Please Note: That The Location of Mincha/Maariv (M-Th Only) Alternates Weekly Between The Bridge Shul And Shaare Hatikvah (711 West 179th Street Between B’Way & Ft. Washington)
A Brief History of the Washington Heights Congregation
One hundred years ago, the Washington Heights Congregation purchased the lot upon which the beautiful 161st Street Synagogue would be built. Five years earlier, 20 people started the congregation and elected their first president, Isidor Kottle. In 1914, the Washington Heights Congregation adopted its constitution. Then, in 1915, the newly erected Shul building that would serve as a home for the congregation for the next 56 years was dedicated.
During this period, the congregation reflected the traditions and tenor of its times. Always an Orthodox Shul, and for many years, the only Modern Orthodox Shul in Washington Heights, our congregation joined the Union of Orthodox Congregations after 1928. It started a Talmud Torah which, by 1916, could boast of having over 200 children. By 1918, a separate building was needed to house the growing school.
Many Rabbis served as its spiritual leaders during the early years, beginning with Rabbi Moses Rosenthal ??”? in 1914. In 1919, we engaged a dynamic Rabbi, Rabbi Max Drob ??”?. His sermons were so exciting, that on Shabbos he was able to draw 500 congregants and on Yom Tov, there were up to 700 people who attended services. Rabbi Sol Friedman ??”?, followed in 1932, until, in 1941, we enter the history of our Shul as many of us remember it, when Rabbi Irving Weinberg ??”? became our spiritual leader, and held that role memorably for the next 33 years.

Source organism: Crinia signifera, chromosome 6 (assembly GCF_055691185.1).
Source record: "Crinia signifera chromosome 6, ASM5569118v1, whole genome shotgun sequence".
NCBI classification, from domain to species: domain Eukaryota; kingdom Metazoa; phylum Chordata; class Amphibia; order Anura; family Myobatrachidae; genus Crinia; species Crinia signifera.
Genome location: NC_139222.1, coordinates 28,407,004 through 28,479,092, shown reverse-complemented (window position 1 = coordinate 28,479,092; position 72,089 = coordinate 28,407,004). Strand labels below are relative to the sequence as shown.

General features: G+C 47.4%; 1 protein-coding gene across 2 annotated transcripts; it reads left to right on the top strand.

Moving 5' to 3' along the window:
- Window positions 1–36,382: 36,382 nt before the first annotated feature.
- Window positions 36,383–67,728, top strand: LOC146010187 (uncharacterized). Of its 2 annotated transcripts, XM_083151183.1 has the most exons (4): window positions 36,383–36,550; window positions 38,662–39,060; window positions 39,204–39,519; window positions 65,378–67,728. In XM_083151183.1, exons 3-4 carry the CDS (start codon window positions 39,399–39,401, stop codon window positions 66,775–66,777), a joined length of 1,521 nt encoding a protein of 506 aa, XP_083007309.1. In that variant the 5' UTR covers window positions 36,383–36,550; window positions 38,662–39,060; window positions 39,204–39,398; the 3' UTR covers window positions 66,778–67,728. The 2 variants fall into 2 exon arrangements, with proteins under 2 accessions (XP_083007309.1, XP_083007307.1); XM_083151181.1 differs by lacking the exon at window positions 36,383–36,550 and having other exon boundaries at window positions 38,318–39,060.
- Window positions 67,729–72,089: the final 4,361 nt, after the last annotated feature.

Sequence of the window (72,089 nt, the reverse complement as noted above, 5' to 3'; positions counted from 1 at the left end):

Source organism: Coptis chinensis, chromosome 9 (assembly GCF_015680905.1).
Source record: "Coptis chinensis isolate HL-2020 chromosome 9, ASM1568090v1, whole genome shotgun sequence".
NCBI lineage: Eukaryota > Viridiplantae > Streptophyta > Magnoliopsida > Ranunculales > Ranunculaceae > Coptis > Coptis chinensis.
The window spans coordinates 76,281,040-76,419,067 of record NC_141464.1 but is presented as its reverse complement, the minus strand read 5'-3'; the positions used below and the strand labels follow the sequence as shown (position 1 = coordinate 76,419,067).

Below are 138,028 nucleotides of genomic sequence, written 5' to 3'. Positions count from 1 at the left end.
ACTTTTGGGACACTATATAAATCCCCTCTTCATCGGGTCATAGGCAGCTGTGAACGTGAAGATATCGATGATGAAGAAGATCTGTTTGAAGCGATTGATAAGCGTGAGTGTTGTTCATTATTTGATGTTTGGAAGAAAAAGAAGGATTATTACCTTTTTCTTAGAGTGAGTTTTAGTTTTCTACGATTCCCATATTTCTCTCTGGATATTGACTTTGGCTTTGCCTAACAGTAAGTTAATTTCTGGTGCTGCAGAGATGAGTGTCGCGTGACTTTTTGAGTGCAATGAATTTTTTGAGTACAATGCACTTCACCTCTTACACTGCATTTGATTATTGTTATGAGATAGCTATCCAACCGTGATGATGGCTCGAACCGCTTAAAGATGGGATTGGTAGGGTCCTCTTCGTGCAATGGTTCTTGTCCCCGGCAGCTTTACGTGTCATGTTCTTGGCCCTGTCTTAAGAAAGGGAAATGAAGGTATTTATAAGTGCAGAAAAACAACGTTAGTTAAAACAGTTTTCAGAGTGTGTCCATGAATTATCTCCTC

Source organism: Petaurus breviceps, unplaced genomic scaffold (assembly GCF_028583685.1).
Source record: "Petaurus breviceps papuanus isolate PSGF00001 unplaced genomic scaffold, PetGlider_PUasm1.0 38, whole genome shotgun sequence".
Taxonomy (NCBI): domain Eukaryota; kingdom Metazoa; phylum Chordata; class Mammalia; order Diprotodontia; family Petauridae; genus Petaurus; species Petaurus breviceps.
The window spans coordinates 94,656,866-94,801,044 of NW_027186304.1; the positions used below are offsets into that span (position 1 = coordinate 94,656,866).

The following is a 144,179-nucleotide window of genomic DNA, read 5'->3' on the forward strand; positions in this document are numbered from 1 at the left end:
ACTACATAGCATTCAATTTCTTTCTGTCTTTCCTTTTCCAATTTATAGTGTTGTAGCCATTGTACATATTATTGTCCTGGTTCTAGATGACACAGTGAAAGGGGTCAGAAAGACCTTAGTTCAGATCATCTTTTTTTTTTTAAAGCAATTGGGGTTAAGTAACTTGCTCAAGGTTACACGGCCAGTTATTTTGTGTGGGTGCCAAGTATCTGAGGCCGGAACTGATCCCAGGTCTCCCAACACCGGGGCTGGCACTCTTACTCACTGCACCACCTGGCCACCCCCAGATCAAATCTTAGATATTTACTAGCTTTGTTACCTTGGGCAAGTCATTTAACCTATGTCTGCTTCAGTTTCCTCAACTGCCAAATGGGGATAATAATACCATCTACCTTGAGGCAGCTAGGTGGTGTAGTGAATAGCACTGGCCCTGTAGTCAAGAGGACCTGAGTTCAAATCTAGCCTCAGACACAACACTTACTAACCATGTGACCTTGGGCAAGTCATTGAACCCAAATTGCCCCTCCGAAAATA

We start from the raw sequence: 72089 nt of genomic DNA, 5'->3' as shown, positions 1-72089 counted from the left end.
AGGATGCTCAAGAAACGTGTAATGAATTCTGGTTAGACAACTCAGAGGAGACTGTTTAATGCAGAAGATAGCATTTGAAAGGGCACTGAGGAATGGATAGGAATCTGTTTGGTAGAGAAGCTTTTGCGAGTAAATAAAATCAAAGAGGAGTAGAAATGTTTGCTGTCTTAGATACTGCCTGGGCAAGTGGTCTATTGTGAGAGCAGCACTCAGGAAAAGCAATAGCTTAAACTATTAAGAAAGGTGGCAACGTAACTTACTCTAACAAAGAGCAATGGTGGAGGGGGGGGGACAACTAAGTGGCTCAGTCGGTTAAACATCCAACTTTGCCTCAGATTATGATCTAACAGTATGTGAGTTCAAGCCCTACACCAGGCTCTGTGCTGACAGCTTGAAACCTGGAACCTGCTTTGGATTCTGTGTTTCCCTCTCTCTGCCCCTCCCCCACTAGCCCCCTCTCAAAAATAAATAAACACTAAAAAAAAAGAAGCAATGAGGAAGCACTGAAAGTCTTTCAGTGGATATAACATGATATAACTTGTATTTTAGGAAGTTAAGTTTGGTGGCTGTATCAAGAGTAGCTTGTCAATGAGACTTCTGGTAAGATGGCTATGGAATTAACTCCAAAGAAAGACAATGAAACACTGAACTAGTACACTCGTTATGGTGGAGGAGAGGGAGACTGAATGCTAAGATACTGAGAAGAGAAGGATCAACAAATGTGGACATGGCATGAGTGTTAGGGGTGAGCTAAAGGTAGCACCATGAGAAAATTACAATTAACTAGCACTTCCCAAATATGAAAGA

Presidents during this early period included Emanuel Hertz ?”?, Morris Morgenstern ?”?, Sol Littenberg ?”?, Herman Taub ?”?, Abraham Metchick ?”?, Morris Block ?”? and David Gotthelf ?”?. Saul Nyer ?”?, was our next president. He, together with David Gotthelf ?”?, are remembered as outstanding leaders, made for the times, as they helped integrate the new immigrants that were swept here by the catastrophic war that brought so many of our European brothers to our neighborhood and to our Shul. Again, with Saul Nyer ?”?, we enter a part of the history of our Shul that touches the lives of so many of our members.
The 1950s brought both Chazan Shlomo Z. Schweid ????”?? (1950) and Mr. Joseph Schallamach ?”?? (1951) to our Shul. Each, in his own way, contributed to the unique character and make up of our Shul. In 1959, after serving as Vice President for ten years and as a trusted aide to Saul Nyer ?”?, Julius Hirsch ?”? became president of our congregation.
It should be noted that throughout the Shul